It’d be one of those things where you’d have to employ so many different cards of your imagination. You’re projecting onto something you can’t see physically.
In a strange way, it isn’t difficult. I’d almost rather say it’s a bit like watching the film, and I suppose every viewer is different, but you kind of forget about the head. We forgot about it on set. I remember thinking, “Will I adjust? How will it be?” I had strong sense of how I was going to make the scenes, but still you ask yourself, “When I’m there, will the normal filmic grammar make sense in relation to Frank?” Like going in for a close-up, you go in on somebody to get a sense of what’s going on but actually you also go in for a close-up because it’s the way film sentence structure works. It’s telling you something significant is happening even if nothing is changing on the face. That dimension of the filmmaking process applies seamlessly to Frank. At the same time, Michael’s small movements — his tiny little settlings and readjustments — if you have a puppet you can make that puppet so expressive. It is remarkable how much you can take away and have a fully three-dimensional character. What it also gives you is this element of playful withholding.
Part of what became really interesting when we were working on the script was people’s conventional understanding of creativity. The Jon character is throwing the kitchen sink at what it is that makes Frank good. Jon is not prepared to admit he just doesn’t have any talent. He thinks there’s some secret — if he had been in a mental hospital, or had an abusive childhood, or any of the number of things he wishes. He’s just this middle-class kid, but if only I had this great awful life, I too could be this creative genius. Domhnall’s part, I think, is the hardest thing in the film, purely from a technical point of view — being the center, quite often unappealing, being the one who the straight person in all this madness is really hard. You really feel his face changing from the beginning of the film to the end. He seems more at home with himself. There’s a melancholy resignation at the end, and he tracks that so subtly and so well through the film.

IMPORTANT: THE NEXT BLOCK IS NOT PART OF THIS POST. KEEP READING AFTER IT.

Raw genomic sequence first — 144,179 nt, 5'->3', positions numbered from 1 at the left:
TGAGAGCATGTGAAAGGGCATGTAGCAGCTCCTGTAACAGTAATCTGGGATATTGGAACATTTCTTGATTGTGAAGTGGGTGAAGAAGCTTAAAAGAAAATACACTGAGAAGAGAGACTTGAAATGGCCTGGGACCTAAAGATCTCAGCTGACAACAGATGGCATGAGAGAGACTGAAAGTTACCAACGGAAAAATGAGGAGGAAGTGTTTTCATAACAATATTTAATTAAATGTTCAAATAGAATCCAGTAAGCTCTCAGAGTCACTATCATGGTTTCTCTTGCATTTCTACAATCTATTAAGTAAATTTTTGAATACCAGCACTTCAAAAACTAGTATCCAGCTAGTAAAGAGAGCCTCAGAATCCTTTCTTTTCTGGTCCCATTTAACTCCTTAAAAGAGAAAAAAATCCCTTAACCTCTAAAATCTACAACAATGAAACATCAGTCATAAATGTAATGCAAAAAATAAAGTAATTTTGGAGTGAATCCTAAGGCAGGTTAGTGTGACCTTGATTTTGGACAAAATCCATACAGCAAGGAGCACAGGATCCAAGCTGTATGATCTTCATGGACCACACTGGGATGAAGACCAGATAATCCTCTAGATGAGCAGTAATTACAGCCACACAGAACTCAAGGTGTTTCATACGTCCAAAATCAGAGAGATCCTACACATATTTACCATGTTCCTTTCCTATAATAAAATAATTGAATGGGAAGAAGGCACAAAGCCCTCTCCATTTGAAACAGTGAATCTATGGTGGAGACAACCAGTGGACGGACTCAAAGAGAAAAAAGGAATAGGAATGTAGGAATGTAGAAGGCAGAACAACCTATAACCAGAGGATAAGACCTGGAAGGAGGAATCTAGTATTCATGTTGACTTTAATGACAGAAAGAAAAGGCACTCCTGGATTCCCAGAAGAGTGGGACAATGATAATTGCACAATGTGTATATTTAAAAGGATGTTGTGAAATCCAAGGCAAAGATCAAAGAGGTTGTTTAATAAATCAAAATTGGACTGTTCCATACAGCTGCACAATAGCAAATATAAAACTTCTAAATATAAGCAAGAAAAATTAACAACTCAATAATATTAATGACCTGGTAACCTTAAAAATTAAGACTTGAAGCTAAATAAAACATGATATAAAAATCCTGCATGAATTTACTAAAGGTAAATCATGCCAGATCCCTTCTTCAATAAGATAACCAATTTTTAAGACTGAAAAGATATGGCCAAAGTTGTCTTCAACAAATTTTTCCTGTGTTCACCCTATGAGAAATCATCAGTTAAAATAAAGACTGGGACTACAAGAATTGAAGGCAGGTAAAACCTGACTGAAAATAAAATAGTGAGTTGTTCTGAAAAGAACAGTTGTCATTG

Was Michael on set the whole time and was wearing the head the whole time? It could have been just a voice performance and nobody would have known.
Yeah. We made the decision early on and he was a 100% determined on this that it would always be him. Apart from a half a second during one stunt, it’s always him. It’s him during the album play. He claims he doesn’t work out, but I don’t buy that at all. If it hadn’t been him you might not know, but it wouldn’t be as good a film. One interesting thing that came out in the cutting of the film; we had thought it was handy we can’t see the lips, so if you really need to take the lines from a take that’s working really well… But there’s just something about it, you want to be able to mix takes, take the voice from one take and use the pictures from another. Why not do that with Frank? It almost never worked. The body language just kind of worked. As human beings, if we’re good at anything, we’re good at reading other people. What makes you think somebody is trustworthy or not? You couldn’t write it down. It’s tiny things they do. I find this really fascinating to think about: people that have one or more senses that don’t work still compensate superbly with the other senses. We are getting much more information than we know by watching a person perform. Michael’s voice, which are all sorts of things in there, Iggy Pop and a bit of Jim Morrison when he’s singing, he really enjoyed that challenge and it was fun to do.
How did you land Michael Fassbender?